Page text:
Virginia had been the one dispensing the pain for the first two rounds of the NCAA lacrosse tournament but saw the tables turned on Saturday in the Final Four.
Cornell, the Ivy League champions, who had lost to Virginia 14-10 earlier this year cruised to the championship match against Syracuse with a 15-6 victory.
The game was almost over from the start for the Cavaliers.
Virginia had gotten off to a great start these last two games, outscoring their opponents by a combined score of 15-1.
Against Cornell, the Cavaliers were trailing 4-1 after the first 15 minutes.
Virginia's defense, which had been applying sound and aggressive pressure in their last two contests decided to not show up. Instead, the Cavaliers resorted to a listless form of defense that fans had not seen since the Duke debacle in the ACC tournament.
Cornell's first five goals were all shots from within a seven-foot radius of the goal.
These point blank shots were a combination of a patient Cornell offense and a poorly communicated Virginia defense.
Cavalier goalie Adam Ghitelman certainly did not have a great deal of help from his teammates, but when his team needed him to make some big saves and start a run, he was unable to oblige.
The Cavaliers could not get closer than six goals in the second half, when Cornell knocked in a transition goal after the lead had been trimmed to 12-6, it more or less meant the end of championship dreams for the No. 1 seed Virginia.
Even though Cornell has been run by its vaunted senior class, it was freshman Rob Pannell who stole the show with three goals and three assists on the day.
He and his fellow attackers combined for 9 of the team's 15 goals, eight of those goals were assisted.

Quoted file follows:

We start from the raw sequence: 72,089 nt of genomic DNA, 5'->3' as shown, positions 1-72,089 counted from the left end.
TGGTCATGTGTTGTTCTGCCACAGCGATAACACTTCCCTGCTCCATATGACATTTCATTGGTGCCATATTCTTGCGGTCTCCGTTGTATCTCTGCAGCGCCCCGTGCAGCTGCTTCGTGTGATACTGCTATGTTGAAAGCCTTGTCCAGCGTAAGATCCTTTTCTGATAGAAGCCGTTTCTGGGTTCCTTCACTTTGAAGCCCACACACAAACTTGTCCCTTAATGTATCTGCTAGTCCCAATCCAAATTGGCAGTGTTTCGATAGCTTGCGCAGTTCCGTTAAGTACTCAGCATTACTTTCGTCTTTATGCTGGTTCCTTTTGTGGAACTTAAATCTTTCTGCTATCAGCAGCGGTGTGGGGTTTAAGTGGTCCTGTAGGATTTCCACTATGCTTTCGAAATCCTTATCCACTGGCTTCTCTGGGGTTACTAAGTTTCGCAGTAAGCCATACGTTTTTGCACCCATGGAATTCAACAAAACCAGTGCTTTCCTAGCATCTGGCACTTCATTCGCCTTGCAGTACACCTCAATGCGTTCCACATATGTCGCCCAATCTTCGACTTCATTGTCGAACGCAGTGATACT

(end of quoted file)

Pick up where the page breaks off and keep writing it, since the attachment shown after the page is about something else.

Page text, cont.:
Indeed, Cornell was able to put on a clinic before a national audience.
Virginia's coach Dom Starsia could really only sit and watch as he saw his team being out-hustled and outplayed for 60 straight minutes in New England.
Cavalier fans will leave the 2009 season scratching their heads.
A team that looked so good one minute looked just that bad the next.
This is to take nothing away from the Big Red. Cornell is a dangerous team and looks like it may be well on their way to winning its first national championship since winning three in a row in the early 1970s.
Still, Virginia is left to wonder what could have been.
The Cavaliers went down not with a bang but with a whimper. They know they could have done better, but in many ways, that is how this senior class will be remembered.
Attackers Danny Glading and Garrett Billings are amazing goal scorers, and were invaluable pieces to the undefeated championship team in 2006.
However, some people, including former Virginia's Tewaaraton trophy winner Matt Ward, called out the leadership on this team.
As talented as Glading and Billings are, these soft-spoken good guys could not will their team to victory like Ward, J.J. Morrissey and Michael Culver.
Certainly Virginia had a great season, any appearance in the Final Four is nothing to sneeze at.
Still, in the past three years Virginia's season ended by losing an embarrassing opening round game to Delaware, throwing away a big lead late against Syracuse and being routed by Cornell.
The class of 2009 also boasts zero victories against Duke.
In other words, despite all the great accomplishments and big wins, this team is still a step or two away from becoming a championship team.
For the past three years, when most teams try to progress towards becoming champions it is almost undeniable that Virginia has regressed during the course of the season.
Even when it appeared Virginia had finally peaked in May and not March this season, the Cavaliers ran into a Big Red mess.
Nevertheless, hope springs eternal in Charlottesville, VA. The Cavaliers have the talent, now they need the leaders.
One candidate may actually be the ACC rookie of the year, Steele Stanwick.
Stanwick, wearing former Virginia captain and current grad assistant Ben Rubeor's number, was a bright spot for the Cavaliers with two goals and an assist.
Stanwick's 36 goals on the season was second best on the team, but what was more impressive was his consistency and his ability to make those shots when they counted.
Stanwick scored a goal in every game this season except one.
Nine times Stanwick scored four points or more in the game and five of those came against tournament teams.
Will Stanwick prove that he can be the next great Cavalier and lead his team to a championship before his career is said and done?
Will Cornell continue its impressive run and ruin Syracuse's hopes of a repeat championship?
Will I run out of questions to end this article with?